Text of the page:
EVERETT — A Snohomish County jury acquitted an Everett man of murder last week in the shooting death of his daughter’s friend, Dustyn Hunt-Bagby.
After over a week of testimony, jurors started deliberating Wednesday in the trial of Charles Heller III. Around 1 p.m. Friday, they found Heller not guilty of second-degree murder in the deadly February 2019 shooting.
However, the jury found Heller, 52, did not act in self-defense — which could have implications for a civil case, attorney’s fees and Heller’s record.
After Hunt-Bagby was shot to death, a group formed by his friends and family marched outside the Snohomish County Courthouse, demanding “Justice for Dustyn.”
Prosecutors charged Heller with second-degree murder in January 2021, two years after the killing.
On Feb. 25, 2019, sheriff’s deputies responded to Heller’s home in the Silver Lake area, just outside Everett. Detectives heard conflicting stories from the father and daughter.
Charles Heller and his wife reported they left the house to have dinner. When they got back around 8 p.m., they could hear someone with their daughter, laughing and talking. They told detectives they generally didn’t like the people she brought over, according to court documents.
The parents had a rule that no one could spend the night. Around 10 p.m., Heller sent his daughter a text, saying everyone needed to be out by 10:30 p.m. When no one left by that time, Heller knocked on her door, telling her the guest needed to leave.
Lauryn Heller left the house by herself, turning off the light behind her.
Her parents suspected someone was still over. Charles Heller armed himself with a loaded handgun and went to search his daughter’s room, according to court documents. Heller claimed he had never used a gun when confronting his daughter’s friends before, but this time, “something didn’t feel right,” he told detectives.
Heller searched the room and eventually found Hunt-Bagby under the bed. Lauryn Heller heard her father yelling from outside, court documents said.
What happened next has been heavily disputed over the past four years.
The father claimed Hunt-Bagby got up and started putting his clothes on and picking things up off the floor. Heller kept saying “get the (f—) out of my house” while pointing the gun in his direction, defense attorney Peter Mazzone wrote. Suddenly, Lauryn Heller “stormed” back into the room, moved herself in between her father and Hunt-Bagby, positioning herself in front of the gun with the barrel pointed at her, Mazzone wrote.
Heller claimed Lauryn reached down, grabbed the gun and held it to her face, screaming: “I’m the one that wants to die, why don’t you shoot me?”
According to the defense’s trial brief, Hunt-Bagby moved toward Heller, yelling: “Don’t you put your hands on her!”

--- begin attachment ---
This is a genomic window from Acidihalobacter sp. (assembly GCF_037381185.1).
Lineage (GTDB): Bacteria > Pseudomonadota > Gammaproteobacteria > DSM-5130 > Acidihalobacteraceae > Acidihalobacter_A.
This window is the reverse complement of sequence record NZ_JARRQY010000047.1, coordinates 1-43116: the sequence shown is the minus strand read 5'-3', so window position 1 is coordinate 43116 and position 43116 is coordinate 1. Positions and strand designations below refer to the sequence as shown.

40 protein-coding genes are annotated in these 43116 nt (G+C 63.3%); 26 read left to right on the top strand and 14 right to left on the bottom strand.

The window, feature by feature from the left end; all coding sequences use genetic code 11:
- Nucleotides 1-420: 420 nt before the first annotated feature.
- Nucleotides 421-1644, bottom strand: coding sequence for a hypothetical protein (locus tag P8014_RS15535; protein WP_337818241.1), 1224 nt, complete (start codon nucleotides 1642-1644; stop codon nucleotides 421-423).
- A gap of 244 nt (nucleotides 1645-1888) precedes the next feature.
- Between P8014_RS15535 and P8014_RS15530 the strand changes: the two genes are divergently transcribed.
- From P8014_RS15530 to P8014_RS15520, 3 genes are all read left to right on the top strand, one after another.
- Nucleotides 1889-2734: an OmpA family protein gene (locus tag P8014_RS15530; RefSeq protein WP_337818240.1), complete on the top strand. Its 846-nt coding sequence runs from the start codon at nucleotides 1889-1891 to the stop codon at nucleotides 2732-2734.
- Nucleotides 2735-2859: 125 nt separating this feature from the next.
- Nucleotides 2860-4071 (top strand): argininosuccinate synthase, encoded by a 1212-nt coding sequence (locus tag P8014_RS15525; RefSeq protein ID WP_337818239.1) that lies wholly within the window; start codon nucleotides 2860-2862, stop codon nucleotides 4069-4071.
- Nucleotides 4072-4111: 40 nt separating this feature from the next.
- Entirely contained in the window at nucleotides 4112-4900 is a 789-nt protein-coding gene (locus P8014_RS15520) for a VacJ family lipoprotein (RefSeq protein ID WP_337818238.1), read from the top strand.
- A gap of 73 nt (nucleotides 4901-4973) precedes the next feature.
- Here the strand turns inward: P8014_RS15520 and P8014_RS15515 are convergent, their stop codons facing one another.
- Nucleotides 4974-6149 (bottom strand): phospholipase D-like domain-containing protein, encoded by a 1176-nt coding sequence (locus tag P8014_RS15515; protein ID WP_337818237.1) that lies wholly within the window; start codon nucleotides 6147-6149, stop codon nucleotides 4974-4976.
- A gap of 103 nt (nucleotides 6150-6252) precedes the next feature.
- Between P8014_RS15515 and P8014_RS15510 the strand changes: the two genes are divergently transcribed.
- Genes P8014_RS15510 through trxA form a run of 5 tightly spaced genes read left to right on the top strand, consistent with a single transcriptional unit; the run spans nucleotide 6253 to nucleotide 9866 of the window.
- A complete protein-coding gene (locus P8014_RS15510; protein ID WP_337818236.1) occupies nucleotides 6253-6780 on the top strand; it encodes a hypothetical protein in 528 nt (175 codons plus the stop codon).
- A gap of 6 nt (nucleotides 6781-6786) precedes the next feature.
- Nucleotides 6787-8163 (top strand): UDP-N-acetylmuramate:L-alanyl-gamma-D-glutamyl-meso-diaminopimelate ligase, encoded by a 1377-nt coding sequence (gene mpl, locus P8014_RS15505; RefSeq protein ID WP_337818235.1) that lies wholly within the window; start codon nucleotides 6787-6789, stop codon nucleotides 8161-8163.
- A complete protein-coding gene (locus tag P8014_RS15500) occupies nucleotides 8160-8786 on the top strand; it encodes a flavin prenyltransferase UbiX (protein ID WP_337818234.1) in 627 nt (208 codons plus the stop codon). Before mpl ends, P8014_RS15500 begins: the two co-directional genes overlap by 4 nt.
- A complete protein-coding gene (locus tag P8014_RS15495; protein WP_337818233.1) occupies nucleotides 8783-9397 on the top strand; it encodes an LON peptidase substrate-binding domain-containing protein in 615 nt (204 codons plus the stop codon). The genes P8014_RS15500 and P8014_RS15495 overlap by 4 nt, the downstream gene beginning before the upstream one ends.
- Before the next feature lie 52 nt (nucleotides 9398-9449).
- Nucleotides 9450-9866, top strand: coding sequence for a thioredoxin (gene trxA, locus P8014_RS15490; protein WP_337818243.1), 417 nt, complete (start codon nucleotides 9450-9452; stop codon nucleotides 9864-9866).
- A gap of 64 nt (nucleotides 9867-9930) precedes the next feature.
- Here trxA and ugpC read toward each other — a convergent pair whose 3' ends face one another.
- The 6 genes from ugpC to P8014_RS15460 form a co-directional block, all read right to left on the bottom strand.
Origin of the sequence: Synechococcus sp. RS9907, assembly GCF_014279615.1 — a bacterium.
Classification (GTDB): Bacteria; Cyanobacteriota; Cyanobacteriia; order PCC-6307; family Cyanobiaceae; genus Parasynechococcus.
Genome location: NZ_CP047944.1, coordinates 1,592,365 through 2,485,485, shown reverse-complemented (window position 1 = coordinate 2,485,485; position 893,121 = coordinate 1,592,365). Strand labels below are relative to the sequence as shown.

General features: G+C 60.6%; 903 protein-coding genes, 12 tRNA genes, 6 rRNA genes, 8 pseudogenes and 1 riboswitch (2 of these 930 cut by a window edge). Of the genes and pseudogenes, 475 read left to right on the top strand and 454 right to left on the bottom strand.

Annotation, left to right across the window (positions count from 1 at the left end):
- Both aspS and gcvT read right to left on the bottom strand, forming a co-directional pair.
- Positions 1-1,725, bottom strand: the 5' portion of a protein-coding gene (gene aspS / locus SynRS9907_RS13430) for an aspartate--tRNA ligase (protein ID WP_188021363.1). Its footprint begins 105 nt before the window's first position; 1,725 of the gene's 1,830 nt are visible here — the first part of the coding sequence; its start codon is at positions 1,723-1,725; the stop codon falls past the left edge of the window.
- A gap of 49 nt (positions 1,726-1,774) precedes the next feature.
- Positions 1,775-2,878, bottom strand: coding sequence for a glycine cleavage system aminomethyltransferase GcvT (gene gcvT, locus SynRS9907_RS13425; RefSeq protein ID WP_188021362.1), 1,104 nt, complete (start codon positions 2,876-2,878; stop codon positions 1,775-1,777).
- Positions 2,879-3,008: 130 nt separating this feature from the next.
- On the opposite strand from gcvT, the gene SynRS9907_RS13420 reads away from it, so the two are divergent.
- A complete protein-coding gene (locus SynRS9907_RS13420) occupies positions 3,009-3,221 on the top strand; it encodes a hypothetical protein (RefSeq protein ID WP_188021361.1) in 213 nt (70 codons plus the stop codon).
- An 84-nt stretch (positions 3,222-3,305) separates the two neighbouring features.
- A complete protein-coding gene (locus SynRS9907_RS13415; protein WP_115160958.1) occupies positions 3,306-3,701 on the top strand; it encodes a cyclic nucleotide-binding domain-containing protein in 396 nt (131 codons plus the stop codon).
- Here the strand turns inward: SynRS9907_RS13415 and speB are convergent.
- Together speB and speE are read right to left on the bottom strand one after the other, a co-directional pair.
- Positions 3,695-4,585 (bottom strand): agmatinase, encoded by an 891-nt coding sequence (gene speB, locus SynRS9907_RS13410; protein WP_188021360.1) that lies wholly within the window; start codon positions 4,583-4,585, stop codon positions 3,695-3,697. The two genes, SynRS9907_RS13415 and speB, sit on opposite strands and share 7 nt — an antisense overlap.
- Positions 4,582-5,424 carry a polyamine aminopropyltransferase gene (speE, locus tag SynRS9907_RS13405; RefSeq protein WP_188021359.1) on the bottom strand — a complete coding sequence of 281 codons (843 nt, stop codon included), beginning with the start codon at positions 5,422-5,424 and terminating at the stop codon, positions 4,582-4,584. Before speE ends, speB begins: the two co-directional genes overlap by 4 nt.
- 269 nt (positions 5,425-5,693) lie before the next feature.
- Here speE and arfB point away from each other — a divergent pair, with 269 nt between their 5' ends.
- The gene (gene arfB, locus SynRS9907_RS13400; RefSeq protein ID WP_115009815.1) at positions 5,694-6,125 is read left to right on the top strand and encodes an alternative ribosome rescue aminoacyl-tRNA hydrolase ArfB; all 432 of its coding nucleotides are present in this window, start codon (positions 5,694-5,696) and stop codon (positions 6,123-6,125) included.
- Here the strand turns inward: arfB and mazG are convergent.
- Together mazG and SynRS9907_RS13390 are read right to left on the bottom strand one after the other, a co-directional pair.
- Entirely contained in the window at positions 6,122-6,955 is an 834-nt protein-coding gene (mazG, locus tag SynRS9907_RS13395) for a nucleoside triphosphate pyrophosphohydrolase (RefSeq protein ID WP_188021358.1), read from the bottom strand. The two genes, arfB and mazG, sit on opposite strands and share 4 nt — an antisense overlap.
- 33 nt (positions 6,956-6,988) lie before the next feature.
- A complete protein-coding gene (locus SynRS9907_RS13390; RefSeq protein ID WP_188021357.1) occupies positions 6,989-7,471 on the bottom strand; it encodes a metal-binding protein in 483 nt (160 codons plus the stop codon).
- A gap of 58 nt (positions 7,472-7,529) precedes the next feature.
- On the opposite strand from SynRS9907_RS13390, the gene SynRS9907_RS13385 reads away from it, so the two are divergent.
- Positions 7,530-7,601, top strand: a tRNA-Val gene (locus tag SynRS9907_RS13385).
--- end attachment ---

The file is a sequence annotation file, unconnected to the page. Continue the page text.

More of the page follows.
Charles Heller claimed he was pinned against the bed, and saw Hunt-Bagby reach for his throat, Mazzone wrote. Heller aimed the gun at his shoulder and fired once.
Lauryn Heller had three separate interviews with police, according to court documents. She reported her father was racist, and that was the reason he shot Hunt-Bagby. She said she’d introduced him to her father before.
Lauryn Heller claimed her father’s finger was on the trigger the entire time he pointed the weapon. That detail was important to her, as her father was formerly in the military, and taught her to not put her finger on the trigger “unless you are prepared to shoot,” she reported to police.
The daughter told investigators she tried to pull Hunt-Bagby out of the room while she pointed the gun at herself. Hunt-Bagby used his free hand to push the gun to the side, and her father fell onto the bed. Charles Heller got up, aimed and shot him in the shoulder, according to the daughter’s account.
Heller was not arrested the night of the incident, according to court documents. He had been out of custody since the day of the shooting.
Sheriff’s deputies arrived to find Lauryn Heller standing on the front porch of the house, “hysterical,” according to court documents. Charles Heller was pressing onto a wound of the victim, Hunt-Bagby.
The lead deputy prosecutor in the case, Bob Langbehn, said he respected the court’s process and the jury’s verdict, even if he disagreed.
“They decided what they decided,” Langbehn said Monday.
Jurors were only given the option to convict or acquit Heller on the second-degree murder charge, as well as the question of self-defense.
Heller had no criminal history.
Mazzone, Heller’s defense attorney, said the jury saw it for what it was, and got it right.
“Mr. Heller had a right to defend his home and defend himself,” he said Monday.
Hunt-Bagby was originally from Kingston in Kitsap County.
Friends and family of Hunt-Bagby, who started the Facebook page “Justice for Dustyn Coalition,” shared their disappointment with the verdict, but they found “some comfort” with the fact that Heller “will not be getting away with this entirely scot-free.”
“Obviously, this is not the outcome we wanted,” the group shared in a post. “Dustyn’s family and friends are hurting. Everyone is understandably emotional, and I urge everybody to funnel that emotion into care for those around you.”
A wrongful death lawsuit was filed on behalf of Hunt-Bagby’s family in 2021. Superior Court Judge Millie Judge signed an order months later, postponing the civil case until after the criminal case had been resolved.